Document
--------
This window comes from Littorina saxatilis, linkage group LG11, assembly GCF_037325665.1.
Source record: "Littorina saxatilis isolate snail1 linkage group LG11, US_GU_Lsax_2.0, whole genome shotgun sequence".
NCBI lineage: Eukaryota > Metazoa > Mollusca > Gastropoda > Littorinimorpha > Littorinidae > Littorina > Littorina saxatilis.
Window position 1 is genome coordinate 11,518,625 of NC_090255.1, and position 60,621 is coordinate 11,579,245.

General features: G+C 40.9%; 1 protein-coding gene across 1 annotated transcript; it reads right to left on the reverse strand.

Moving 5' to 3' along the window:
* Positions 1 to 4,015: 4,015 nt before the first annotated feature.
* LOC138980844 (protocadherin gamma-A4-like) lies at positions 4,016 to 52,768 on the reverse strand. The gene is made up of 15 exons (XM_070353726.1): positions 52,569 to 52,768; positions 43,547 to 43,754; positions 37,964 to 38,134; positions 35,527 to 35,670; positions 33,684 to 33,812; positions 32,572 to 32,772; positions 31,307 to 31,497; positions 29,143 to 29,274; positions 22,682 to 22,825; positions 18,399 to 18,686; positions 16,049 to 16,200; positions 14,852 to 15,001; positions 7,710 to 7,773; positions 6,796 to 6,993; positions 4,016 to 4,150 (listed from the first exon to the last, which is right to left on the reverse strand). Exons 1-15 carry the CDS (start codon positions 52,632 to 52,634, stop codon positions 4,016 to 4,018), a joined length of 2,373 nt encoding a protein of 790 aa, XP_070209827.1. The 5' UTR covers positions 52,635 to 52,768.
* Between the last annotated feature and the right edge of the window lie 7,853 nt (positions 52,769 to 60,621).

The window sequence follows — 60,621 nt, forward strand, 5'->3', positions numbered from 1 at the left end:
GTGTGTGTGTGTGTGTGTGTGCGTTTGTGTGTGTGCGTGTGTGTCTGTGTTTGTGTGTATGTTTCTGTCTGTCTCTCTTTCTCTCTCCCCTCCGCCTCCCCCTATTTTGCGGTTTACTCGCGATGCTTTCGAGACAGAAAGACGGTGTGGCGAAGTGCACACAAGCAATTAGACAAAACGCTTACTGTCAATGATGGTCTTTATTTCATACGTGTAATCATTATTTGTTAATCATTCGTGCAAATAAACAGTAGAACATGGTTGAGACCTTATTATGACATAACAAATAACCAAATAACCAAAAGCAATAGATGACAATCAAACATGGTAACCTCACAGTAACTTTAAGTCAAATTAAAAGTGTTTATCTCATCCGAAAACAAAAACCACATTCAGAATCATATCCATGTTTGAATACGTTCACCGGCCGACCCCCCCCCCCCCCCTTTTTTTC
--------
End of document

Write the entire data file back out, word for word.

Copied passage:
This window comes from Littorina saxatilis, linkage group LG11, assembly GCF_037325665.1.
Source record: "Littorina saxatilis isolate snail1 linkage group LG11, US_GU_Lsax_2.0, whole genome shotgun sequence".
NCBI lineage: Eukaryota > Metazoa > Mollusca > Gastropoda > Littorinimorpha > Littorinidae > Littorina > Littorina saxatilis.
Window position 1 is genome coordinate 11,518,625 of NC_090255.1, and position 60,621 is coordinate 11,579,245.

General features: G+C 40.9%; 1 protein-coding gene across 1 annotated transcript; it reads right to left on the reverse strand.

Moving 5' to 3' along the window:
* Positions 1 to 4,015: 4,015 nt before the first annotated feature.
* LOC138980844 (protocadherin gamma-A4-like) lies at positions 4,016 to 52,768 on the reverse strand. The gene is made up of 15 exons (XM_070353726.1): positions 52,569 to 52,768; positions 43,547 to 43,754; positions 37,964 to 38,134; positions 35,527 to 35,670; positions 33,684 to 33,812; positions 32,572 to 32,772; positions 31,307 to 31,497; positions 29,143 to 29,274; positions 22,682 to 22,825; positions 18,399 to 18,686; positions 16,049 to 16,200; positions 14,852 to 15,001; positions 7,710 to 7,773; positions 6,796 to 6,993; positions 4,016 to 4,150 (listed from the first exon to the last, which is right to left on the reverse strand). Exons 1-15 carry the CDS (start codon positions 52,632 to 52,634, stop codon positions 4,016 to 4,018), a joined length of 2,373 nt encoding a protein of 790 aa, XP_070209827.1. The 5' UTR covers positions 52,635 to 52,768.
* Between the last annotated feature and the right edge of the window lie 7,853 nt (positions 52,769 to 60,621).

The window sequence follows — 60,621 nt, forward strand, 5'->3', positions numbered from 1 at the left end:
GTGTGTGTGTGTGTGTGTGTGCGTTTGTGTGTGTGCGTGTGTGTCTGTGTTTGTGTGTATGTTTCTGTCTGTCTCTCTTTCTCTCTCCCCTCCGCCTCCCCCTATTTTGCGGTTTACTCGCGATGCTTTCGAGACAGAAAGACGGTGTGGCGAAGTGCACACAAGCAATTAGACAAAACGCTTACTGTCAATGATGGTCTTTATTTCATACGTGTAATCATTATTTGTTAATCATTCGTGCAAATAAACAGTAGAACATGGTTGAGACCTTATTATGACATAACAAATAACCAAATAACCAAAAGCAATAGATGACAATCAAACATGGTAACCTCACAGTAACTTTAAGTCAAATTAAAAGTGTTTATCTCATCCGAAAACAAAAACCACATTCAGAATCATATCCATGTTTGAATACGTTCACCGGCCGACCCCCCCCCCCCCCCTTTTTTTC